Report Date: August 2012
The following abstract presents results of a study conducted by a contract laboratory for the National Toxicology Program. The findings have not been peer reviewed and were not evaluated in accordance with the levels of evidence criteria established by NTP in March 2009. The findings and conclusions for this study should not be construed to represent the views of the NTP or the U.S. Government.
The World Health Organization and the United States Environmental Protection Agency regulate polychlorinated dibenzo-p-dioxins and dibenzofurans using the toxic equivalency factor methodology. A number of studies have reported that the polybrominated dibenzo-p-dioxins and dibenzofurans are present in sediment (Takigama et al., 2005), fish (Hayward et al., 2007; Fernandes et al., 2008), and in human serum (Schecter et al., 2005). There are in vitro studies (Behnisch et al., 2003) suggesting that some of the brominated analogs may be more potent than 2,3,7,8-tetrachlorodibenzodioxin. It has been reported that the TEFs for the PBDD/Fs are greater than for the PCDD/F analogues (Ma et al., 2009). However, there are few in vivo studies that have evaluated the relative potencies of the PBDD/Fs. The brominated dibenzofurans have been reported to be more abundant than brominated dioxins in shellfish (Fernandes et al., 2009) and also in incinerated wastes containing brominated flame retardants (Ma et al., 2009). in vitro studies have indicated that the potency of 2,3,7,8-tetrabromodibenzofuran relative to that of TCDD may be as high as 0.97, suggesting that this compound may be as potent as TCDD (Behnisch et al., 2003). Furthermore, in vitro evidence has suggested that TBDF may be more potent than 2,3,7,8-tetrachlorodibenzofuran, its chlorinated analogue (Behnisch et al., 2003).
As part of the National Toxicology Program evaluation of the TEF methodology for use in dioxin risk assessments, the relative potencies of the brominated dioxins and their chlorinated analogs have been evaluated by investigating the effects of these compounds on humoral immunity in mice. Halogenated aromatic hydrocarbons have well-documented effects on the immune system, and a TEF approach to examining the relative potencies of dioxins, polychlorinated biphenyls, and dibenzofurans demonstrated that TCDD is one of the most potent inhibitors of immune function in the mouse (Davis and Safe, 1988). Inhibition of the antibody-forming cell response to sheep red blood cells in mice following an acute single dose of dioxins has been shown to be one of the most sensitive indicators of exposure to these compounds (Harper et al., 1995; Johnson et al., 2000).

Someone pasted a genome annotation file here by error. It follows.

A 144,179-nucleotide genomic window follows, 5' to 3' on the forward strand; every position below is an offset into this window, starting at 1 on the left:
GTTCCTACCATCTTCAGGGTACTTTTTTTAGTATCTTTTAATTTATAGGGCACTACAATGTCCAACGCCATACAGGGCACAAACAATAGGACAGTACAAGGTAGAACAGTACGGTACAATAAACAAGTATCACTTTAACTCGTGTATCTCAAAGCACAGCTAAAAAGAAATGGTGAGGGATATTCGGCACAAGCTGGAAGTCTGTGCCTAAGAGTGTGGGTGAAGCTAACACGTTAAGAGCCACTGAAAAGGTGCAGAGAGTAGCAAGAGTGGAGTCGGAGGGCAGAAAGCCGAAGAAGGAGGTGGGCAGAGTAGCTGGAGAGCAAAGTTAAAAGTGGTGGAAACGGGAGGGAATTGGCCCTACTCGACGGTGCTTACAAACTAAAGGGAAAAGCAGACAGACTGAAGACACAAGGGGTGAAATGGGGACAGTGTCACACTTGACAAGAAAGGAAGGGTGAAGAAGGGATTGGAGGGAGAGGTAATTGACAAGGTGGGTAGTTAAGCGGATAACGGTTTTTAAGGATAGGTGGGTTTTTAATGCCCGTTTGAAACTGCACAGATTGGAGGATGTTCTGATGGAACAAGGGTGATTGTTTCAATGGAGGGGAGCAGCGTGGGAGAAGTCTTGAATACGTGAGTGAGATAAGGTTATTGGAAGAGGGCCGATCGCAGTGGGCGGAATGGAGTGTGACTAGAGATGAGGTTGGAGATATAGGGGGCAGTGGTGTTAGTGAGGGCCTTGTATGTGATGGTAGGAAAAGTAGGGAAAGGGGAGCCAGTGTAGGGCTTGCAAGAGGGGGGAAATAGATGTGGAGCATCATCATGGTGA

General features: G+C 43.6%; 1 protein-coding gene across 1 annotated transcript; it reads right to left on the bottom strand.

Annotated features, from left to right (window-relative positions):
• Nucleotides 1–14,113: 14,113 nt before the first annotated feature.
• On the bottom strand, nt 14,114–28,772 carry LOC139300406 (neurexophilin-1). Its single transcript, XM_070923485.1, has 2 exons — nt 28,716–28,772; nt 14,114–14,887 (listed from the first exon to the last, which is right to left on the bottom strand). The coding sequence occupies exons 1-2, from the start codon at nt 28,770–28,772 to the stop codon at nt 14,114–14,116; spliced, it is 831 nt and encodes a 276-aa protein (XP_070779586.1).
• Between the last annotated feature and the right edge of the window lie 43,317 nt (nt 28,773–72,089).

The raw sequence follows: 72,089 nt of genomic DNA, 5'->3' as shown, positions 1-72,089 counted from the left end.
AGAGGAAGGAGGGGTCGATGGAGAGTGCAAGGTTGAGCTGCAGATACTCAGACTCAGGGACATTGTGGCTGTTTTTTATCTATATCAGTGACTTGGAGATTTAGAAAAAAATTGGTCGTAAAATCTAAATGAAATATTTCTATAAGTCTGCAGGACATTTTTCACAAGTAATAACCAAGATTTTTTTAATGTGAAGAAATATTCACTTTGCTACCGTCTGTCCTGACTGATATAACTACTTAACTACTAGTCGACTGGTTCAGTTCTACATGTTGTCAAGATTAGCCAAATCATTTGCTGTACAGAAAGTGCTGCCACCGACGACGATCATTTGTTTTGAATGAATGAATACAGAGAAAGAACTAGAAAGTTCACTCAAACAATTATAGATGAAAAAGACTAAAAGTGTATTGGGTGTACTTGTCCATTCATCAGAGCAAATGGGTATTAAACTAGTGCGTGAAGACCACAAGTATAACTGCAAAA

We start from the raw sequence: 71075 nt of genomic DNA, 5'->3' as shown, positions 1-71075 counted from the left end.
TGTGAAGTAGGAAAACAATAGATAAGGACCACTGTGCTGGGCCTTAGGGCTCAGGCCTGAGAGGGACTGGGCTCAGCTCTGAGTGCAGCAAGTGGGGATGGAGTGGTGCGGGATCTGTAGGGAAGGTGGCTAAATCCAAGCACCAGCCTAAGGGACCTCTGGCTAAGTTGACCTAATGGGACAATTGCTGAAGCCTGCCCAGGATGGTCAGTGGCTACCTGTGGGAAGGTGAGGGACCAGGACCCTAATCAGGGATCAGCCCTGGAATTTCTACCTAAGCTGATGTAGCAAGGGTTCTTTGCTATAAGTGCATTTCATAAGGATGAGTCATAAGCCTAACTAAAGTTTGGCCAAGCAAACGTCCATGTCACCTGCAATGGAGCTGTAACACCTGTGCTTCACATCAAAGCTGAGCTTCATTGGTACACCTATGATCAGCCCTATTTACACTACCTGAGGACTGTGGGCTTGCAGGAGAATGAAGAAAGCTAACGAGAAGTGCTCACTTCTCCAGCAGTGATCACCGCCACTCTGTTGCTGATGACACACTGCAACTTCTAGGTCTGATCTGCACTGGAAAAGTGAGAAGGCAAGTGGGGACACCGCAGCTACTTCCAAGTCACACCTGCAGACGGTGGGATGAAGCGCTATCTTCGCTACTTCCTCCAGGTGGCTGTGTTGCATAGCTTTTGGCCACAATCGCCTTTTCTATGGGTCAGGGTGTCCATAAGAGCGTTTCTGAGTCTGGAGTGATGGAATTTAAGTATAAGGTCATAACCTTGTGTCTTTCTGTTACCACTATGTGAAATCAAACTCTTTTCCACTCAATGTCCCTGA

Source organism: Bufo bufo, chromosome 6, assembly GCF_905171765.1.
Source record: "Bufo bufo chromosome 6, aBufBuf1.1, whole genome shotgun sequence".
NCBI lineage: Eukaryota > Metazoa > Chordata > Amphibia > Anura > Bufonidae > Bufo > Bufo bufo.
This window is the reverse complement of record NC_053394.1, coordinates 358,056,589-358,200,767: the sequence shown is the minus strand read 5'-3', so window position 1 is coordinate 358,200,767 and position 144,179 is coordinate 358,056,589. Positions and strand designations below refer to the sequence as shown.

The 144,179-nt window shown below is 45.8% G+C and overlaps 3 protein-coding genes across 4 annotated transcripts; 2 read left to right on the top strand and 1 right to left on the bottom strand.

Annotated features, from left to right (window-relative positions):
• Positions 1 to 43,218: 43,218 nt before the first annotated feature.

The NTP requested that an evaluation of two HAHs, TBDF and TCDF, be conducted to assess their immunosuppressive effects following a single oral administration. These studies were conducted in female B6C3F1/N mice. Five TBDF dose levels were utilized (3, 9, 15, 30, and 90 µg/kg), given in a single oral administration. Five TCDF dose levels were utilized (3, 9, 15, 30, and 90 µg/kg), given in a single oral administration. Corn oil was used as the vehicle for TBDF and TCDF administration.
A single exposure to TBDF resulted in increases in both terminal body weight and body weight gain on day 11 at the 9, 15, and 30 µg/kg dose levels but no effects were observed at either the low (3 µg/kg) or high (90 µg/kg) dose levels. Relative liver weights were increased at day 3 following exposure to TBDF at all dose levels, although by day 11, relative liver weights were increased only for the 90 µg/kg dose. TBDF exposure did not affect thymus weights, while relative spleen weights were decreased at dose levels ≥ 9 µg/kg. Hematological parameters were unaffected by TBDF exposure. No effects were observed on spleen cell number, however, the T-Dependent Antibody Response, as measured by the IgM AFC response and serum anti-sRBC IgM antibody titers, was significantly decreased following a single TBDF exposure. Specifically, both the spleen IgM AFC response (when evaluated as both Specific Activity and Total Spleen Activity) and the serum anti-sRBC IgM antibody levels were significantly decreased at all dose levels.
TCDF exposure had no effect on either body weight or body weight gain. Absolute liver weights were increased at day 3 following exposure to 30 µg/kg TCDF, while relative liver weights were increased at both the 30 and 90 µg/kg dose levels. By day 11, no effects on liver weights remained. Furthermore, TCDF exposure did not affect spleen weight, thymus weight, hematological parameters, or spleen cell number. Humoral immune responses were also decreased following TCDF exposure. Both Specific Activity and Total Spleen Activity in the AFC assay were significantly decreased at the 90 µg/kg TCDF dose, while Total Spleen Activity was also decreased at 9 and 30 µg/kg TCDF. No effects were observed on serum anti-sRBC IgM antibody titers.
Pairwise multiple comparisons between the various dose groups of these compounds indicated that TBDF produced greater suppression of the TDAR parameters (AFC response, anti-sRBC IgM antibody titers) than did TCDF at equal doses. Furthermore, TBDF exposure at 9, 15, and 30 µg/kg produced greater suppression of the AFC response than TCDF exposure at the higher dose levels of 15, 30, and 90 µg/kg, respectively.
In conclusion, when administered in a single oral exposure at doses up to 90 µg/kg, TBDF and TCDF produced significant decreases in the humoral immune response as measured by serum IgM anti-sRBC antibody titers and by the AFC assay. The suppression observed following TBDF exposure was greater than that following TCDF exposure, suggesting that TBDF is a more potent immunosuppressive agent than TCDF.
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